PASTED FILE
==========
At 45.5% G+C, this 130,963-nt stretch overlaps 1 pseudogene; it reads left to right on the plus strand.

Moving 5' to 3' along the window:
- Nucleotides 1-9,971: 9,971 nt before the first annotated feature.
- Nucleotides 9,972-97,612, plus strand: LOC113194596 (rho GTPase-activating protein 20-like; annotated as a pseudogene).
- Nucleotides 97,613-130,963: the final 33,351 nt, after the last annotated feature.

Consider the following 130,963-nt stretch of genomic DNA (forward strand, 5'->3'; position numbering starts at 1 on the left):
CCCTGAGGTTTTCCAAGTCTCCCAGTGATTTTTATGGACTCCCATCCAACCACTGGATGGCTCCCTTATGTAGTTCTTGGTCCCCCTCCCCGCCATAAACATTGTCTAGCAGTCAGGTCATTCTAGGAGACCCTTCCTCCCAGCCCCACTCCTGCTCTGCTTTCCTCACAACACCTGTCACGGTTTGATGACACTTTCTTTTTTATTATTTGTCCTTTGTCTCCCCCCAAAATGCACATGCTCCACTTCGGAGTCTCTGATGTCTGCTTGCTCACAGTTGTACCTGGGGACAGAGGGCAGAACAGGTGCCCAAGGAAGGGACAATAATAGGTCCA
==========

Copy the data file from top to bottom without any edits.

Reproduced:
At 45.5% G+C, this 130,963-nt stretch overlaps 1 pseudogene; it reads left to right on the plus strand.

Moving 5' to 3' along the window:
- Nucleotides 1-9,971: 9,971 nt before the first annotated feature.
- Nucleotides 9,972-97,612, plus strand: LOC113194596 (rho GTPase-activating protein 20-like; annotated as a pseudogene).
- Nucleotides 97,613-130,963: the final 33,351 nt, after the last annotated feature.

Consider the following 130,963-nt stretch of genomic DNA (forward strand, 5'->3'; position numbering starts at 1 on the left):
CCCTGAGGTTTTCCAAGTCTCCCAGTGATTTTTATGGACTCCCATCCAACCACTGGATGGCTCCCTTATGTAGTTCTTGGTCCCCCTCCCCGCCATAAACATTGTCTAGCAGTCAGGTCATTCTAGGAGACCCTTCCTCCCAGCCCCACTCCTGCTCTGCTTTCCTCACAACACCTGTCACGGTTTGATGACACTTTCTTTTTTATTATTTGTCCTTTGTCTCCCCCCAAAATGCACATGCTCCACTTCGGAGTCTCTGATGTCTGCTTGCTCACAGTTGTACCTGGGGACAGAGGGCAGAACAGGTGCCCAAGGAAGGGACAATAATAGGTCCA